Turns out that the impacts of water vapor and water droplets in the air pose some of the biggest unknowns when it comes to understanding global climate change. This picture of sunset over Bogue Sound, North Carolina, taken this past Saturday evening, makes clear that water droplets, that is, cloud, blocks sunlight, reflecting it back into space and preventing it from warming the earth. However, water vapor, which does not form cloud, acts as a powerful greenhouse gas, transparent to sunlight just like the glass window on a greenhouse, but absorbing the heat produced by that sunlight when it hits the earth's surface. As the earth warms, more water of course evaporates. The big unknown concerns what will happen to all that extra water vapor in the air. Will it form more clouds, blocking sunlight and providing for a net cooling effect on the earth? Or will that extra water vapor stay in the vapor phase, that is, not form more clouds, allow sunlight to reach the earth's surface, and hold in the resulting heat making the earth even warmer? This latter possibility goes by the term, positive feedback loop. Warmer temperatures cause more water evaporation - in turn the greater amount of water vapor, though transparent to sunlight, holds in the heat generated by that sunlight, and causes the earth to get warmer still - in turn causing more water evaporation, over and over and over.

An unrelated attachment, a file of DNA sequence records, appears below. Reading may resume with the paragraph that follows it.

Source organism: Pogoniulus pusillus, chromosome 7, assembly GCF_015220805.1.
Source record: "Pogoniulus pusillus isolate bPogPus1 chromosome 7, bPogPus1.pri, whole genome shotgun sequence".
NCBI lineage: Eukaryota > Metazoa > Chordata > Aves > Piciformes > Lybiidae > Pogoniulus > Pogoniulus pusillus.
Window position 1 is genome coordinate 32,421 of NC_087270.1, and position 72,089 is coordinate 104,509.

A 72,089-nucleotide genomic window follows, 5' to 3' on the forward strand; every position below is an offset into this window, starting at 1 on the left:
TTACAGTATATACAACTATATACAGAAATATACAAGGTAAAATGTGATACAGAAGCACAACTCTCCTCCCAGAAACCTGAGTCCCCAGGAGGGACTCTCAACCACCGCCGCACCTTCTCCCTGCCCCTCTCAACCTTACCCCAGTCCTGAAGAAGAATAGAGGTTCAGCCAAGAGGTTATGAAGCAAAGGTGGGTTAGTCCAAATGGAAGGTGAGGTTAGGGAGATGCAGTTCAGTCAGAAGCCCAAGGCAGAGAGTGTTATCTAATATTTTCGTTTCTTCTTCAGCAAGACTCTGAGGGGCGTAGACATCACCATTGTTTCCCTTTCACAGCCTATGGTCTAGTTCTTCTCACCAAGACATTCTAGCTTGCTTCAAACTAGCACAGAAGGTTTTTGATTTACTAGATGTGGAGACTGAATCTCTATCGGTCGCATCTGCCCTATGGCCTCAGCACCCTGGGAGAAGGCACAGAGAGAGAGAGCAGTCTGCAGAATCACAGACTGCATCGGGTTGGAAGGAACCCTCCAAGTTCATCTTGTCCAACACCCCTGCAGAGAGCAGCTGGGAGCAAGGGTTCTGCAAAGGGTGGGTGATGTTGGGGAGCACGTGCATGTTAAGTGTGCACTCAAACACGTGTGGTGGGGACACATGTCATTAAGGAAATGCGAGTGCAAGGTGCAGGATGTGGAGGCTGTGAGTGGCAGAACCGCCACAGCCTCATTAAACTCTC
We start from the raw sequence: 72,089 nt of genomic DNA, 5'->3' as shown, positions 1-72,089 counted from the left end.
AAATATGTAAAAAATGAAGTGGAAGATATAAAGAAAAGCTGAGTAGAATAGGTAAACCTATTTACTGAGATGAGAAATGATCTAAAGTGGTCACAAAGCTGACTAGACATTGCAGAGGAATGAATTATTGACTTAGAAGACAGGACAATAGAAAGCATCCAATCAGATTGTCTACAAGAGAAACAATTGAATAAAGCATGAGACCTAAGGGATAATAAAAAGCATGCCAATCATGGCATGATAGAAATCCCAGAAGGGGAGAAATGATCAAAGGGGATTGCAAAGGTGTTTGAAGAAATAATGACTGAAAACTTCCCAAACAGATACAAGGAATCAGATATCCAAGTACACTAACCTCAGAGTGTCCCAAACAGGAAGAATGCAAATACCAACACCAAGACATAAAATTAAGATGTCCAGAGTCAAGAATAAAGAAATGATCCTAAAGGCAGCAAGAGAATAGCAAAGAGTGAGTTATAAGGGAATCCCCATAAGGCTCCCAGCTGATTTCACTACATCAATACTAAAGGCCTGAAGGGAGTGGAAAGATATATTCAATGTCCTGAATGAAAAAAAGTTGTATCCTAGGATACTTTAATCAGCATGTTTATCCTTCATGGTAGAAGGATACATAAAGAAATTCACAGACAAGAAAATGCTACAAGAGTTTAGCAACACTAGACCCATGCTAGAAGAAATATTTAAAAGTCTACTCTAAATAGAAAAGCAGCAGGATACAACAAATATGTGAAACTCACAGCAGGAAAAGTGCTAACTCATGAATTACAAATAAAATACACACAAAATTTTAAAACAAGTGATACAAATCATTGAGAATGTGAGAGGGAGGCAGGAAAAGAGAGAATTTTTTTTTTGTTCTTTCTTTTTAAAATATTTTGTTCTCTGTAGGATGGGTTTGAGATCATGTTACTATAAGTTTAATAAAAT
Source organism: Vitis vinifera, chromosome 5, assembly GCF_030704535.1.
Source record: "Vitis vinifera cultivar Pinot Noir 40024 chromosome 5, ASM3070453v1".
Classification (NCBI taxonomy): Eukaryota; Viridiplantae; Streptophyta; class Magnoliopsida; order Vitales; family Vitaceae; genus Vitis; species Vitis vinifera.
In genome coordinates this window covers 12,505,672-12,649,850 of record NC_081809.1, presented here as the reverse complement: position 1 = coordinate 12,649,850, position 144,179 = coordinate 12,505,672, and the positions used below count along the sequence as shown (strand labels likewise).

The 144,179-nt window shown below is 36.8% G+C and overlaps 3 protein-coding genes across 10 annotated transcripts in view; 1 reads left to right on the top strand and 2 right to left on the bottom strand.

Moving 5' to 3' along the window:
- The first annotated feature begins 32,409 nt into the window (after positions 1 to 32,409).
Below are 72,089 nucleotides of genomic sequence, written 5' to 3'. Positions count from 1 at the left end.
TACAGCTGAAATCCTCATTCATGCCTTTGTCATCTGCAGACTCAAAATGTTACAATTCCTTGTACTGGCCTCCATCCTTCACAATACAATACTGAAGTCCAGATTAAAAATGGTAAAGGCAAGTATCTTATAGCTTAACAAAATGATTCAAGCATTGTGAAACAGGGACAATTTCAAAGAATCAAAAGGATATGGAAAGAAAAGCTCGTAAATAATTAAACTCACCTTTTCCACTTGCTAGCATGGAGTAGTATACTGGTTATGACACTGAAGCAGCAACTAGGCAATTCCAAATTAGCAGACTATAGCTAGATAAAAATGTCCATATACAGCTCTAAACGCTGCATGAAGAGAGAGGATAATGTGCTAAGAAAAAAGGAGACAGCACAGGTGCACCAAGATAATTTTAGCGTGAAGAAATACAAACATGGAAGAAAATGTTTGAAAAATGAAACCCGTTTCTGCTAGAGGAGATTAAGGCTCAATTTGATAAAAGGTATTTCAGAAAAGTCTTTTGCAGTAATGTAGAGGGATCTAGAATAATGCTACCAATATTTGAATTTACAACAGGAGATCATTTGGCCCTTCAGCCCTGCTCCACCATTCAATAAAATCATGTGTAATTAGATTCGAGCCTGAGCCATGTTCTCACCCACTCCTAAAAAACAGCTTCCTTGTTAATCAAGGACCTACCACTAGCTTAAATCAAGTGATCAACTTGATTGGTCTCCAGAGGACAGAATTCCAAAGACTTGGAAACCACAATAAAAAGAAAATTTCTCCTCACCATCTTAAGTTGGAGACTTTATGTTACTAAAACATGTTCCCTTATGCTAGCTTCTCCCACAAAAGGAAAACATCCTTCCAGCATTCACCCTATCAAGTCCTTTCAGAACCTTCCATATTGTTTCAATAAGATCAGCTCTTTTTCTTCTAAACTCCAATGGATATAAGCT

Climate scientists have long considered this issue, as you can read at RealClimate.org. At least one recent report suggests that the positive feedback loop may predominate, see Strong evidence that cloud changes may exacerbate global warming